Washington, DC-- Planet-hunting is an ongoing process that's resulting in the discovery of more and more planets orbiting distant stars. But as the hunters learn more about the variety among the tremendous number of predicted planets out there, it's important to refine their techniques. New work led by Carnegie's Jonathan Gagné, Caltech's Peter Gao, and Peter Plavchan from Missouri State University reports on a technological upgrade for one method of finding planets or confirming other planetary detections. The result is published by The Astrophysical Journal.
One of the most-popular and successful techniques for finding and confirming planets is called the radial velocity method. A planet is obviously influenced by the gravity of the star it orbits; that's what keeps it in orbit. This technique takes advantage of the fact that the planet's gravity also affects the star in return. As a result, astronomers are able to detect the tiny wobbles the planet induces as its gravity tugs on the star. Using this method, astronomers have detected hundreds of exoplanets.
For certain kinds of low-mass stars, however, there are limitations to the standard radial velocity method, which can cause false positives -- in other words, find something that looks like a planet, but isn't.
To address this issue, Gagné, Gao, and Plavchan decided to use the radial velocity technique, but they examined a different, longer wavelength of light.
"Switching from the visible spectrum to the near-infrared, the wobble effect caused by an orbiting planet will remain the same regardless of wavelength," Gagné explained. "But looking in the near-infrared will allow us to reject false positives caused by sunspots and other phenomena that will not look the same in near-infrared as they do in visible light,"
Radial velocity work in the near-infrared wavelengths has been conducted before, but it has trailed behind planet hunting in the visible spectrum, partially due to technical challenges. The research team was able to develop a better calibration tool to improve the overall technology for near-infrared radial velocity work, which should make it a better option going forward.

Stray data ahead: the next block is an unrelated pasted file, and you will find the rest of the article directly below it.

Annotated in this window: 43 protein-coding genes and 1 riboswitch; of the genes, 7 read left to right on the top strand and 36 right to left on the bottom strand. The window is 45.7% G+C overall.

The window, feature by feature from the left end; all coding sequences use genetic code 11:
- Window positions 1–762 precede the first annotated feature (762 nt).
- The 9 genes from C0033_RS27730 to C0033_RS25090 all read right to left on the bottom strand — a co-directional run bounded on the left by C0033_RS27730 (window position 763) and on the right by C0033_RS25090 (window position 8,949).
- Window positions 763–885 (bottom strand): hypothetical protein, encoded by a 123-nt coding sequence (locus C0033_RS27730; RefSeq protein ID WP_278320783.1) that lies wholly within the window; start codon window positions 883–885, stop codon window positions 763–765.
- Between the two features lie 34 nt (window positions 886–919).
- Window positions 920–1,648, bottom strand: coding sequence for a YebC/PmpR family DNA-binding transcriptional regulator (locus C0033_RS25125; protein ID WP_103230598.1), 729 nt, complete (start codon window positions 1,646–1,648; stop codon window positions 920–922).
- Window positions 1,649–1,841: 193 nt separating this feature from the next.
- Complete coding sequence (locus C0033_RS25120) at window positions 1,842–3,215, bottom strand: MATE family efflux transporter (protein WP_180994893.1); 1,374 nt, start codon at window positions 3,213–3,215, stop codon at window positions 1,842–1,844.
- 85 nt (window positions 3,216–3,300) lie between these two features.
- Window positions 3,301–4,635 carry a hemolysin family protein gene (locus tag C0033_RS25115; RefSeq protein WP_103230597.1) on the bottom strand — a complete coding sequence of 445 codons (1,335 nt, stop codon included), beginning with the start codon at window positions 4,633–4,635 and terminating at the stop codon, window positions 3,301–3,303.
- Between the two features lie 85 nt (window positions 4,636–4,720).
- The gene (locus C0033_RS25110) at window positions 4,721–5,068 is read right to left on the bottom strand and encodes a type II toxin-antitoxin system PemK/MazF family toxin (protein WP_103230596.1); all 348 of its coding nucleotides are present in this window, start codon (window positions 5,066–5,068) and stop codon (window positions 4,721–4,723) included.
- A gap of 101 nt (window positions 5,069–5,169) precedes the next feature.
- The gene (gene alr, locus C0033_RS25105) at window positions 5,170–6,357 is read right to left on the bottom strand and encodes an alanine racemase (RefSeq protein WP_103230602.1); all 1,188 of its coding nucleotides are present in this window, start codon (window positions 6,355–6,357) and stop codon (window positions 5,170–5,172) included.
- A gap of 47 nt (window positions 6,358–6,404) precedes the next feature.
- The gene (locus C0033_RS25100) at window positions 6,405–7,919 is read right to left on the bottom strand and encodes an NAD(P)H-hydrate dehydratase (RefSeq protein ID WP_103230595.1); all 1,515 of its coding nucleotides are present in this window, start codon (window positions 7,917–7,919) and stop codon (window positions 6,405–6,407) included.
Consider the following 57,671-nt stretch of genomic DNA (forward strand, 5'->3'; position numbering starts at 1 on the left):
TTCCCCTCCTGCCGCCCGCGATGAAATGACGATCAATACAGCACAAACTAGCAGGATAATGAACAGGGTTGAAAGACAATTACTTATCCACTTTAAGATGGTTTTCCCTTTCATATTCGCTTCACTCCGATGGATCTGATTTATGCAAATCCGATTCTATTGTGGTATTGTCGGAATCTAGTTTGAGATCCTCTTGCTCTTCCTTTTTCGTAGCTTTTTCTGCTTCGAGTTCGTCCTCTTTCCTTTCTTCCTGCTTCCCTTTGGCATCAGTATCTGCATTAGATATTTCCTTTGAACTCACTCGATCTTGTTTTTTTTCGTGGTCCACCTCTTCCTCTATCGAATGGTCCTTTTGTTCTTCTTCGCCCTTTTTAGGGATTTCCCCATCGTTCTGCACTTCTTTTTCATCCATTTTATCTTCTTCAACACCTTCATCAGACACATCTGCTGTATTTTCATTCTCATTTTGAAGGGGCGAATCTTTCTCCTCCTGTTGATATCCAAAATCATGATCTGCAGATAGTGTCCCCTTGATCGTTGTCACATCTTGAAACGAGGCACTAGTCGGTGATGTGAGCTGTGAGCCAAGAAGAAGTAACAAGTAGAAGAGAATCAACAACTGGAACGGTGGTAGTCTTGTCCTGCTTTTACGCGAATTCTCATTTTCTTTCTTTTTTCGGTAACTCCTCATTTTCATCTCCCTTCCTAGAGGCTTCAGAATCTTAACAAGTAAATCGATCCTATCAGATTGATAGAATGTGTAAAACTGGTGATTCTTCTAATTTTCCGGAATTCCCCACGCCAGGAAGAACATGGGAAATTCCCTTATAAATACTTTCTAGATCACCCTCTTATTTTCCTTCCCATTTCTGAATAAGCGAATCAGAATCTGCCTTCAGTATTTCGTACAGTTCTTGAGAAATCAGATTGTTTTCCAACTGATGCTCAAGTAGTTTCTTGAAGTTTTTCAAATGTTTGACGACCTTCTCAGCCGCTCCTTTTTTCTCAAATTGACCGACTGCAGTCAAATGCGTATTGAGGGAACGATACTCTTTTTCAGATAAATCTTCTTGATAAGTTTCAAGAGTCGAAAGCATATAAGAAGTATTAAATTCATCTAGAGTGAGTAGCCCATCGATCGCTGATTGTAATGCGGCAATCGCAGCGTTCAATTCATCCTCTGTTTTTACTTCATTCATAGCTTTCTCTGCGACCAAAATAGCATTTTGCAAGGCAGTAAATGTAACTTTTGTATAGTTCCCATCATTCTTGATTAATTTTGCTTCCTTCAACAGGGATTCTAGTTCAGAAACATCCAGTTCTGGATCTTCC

They examined 32 low-mass stars using this technological upgrade atthe NASA Infrared Telescope Facility atop Mauna Kea, Hawaii. Their findings confirmed several known planets and binary systems, and also identified a few new planetary candidates.
"Our results indicate that this planet-hunting tool is precise and should be a part of the mix of approaches used by astronomers going forward," Gao said. "It's amazing to think that two decades ago we'd only just confirmed exoplanets actually existed and now we're able to refine and improve those methods for further discoveries."
Other members of the team were: Guillem Anglada-Escude of University of London and the Centre for Astrophysics Research; Elise Furlan, Carolyn Brinkworth, Chas Beichman, and David Ciardi of the NASA Exoplanet Science Institute (Brinkworth also of the National Center for Atmospheric Research); Cassy Davison, Todd Henry, and Russel White of Georgia State University; Angelle Tanner of Mississippi State University; Adric Riedel and Michael Bottom of the California Institute of Technology; David Latham and John Johnson of the Harvard-Smithsonian Center for Astrophysics; Sean Mills of University of Chicago; Kent Wallace, Bertrand Mennesson, Gautam Vasisht, and Timothy Crawford of the Jet Propulsion Laboratory; Kaspar Von Braun and Lisa Prato of Lowell Observatory; Stephen Kane of San Francisco State University; Eric Mamajek of University of Rochester; Bernie Walp of the NASA Dryden Flight Research Center; Raphael Rougeot of the Euroopean Space Research and Technology Centre; Claire Geneser of Missouri State; and Joseph Catanzarite of NASA Ames Research Center.
This work was supported by an Infrared Processing and Analysis Center (IPAC) fellowship, a grant from the Fond de Recherche Québécois - Nature et Technologie and the Natural Science, a grant from the Engineering Research Council of Canada, an iREx postdoctoral Fellowship, and a JPL Research and Technology Development Grant. This work was performed in part under contract with the California Institute of Technology (Caltech)/Jet Propulsion Laboratory (JPL) funded by the National Aeronautics and Space Administration (NASA) through the Sagan Fellowship Program executed by the NASA Exoplanet Science Institute.
The Carnegie Institution for Science (carnegiescience.edu) is a private, nonprofit organization headquartered in Washington, D.C., with six research departments throughout the U.S. Since its founding in 1902, the Carnegie Institution has been a pioneering force in basic scientific research. Carnegie scientists are leaders in plant biology, developmental biology, astronomy, materials science, global ecology, and Earth and planetary science.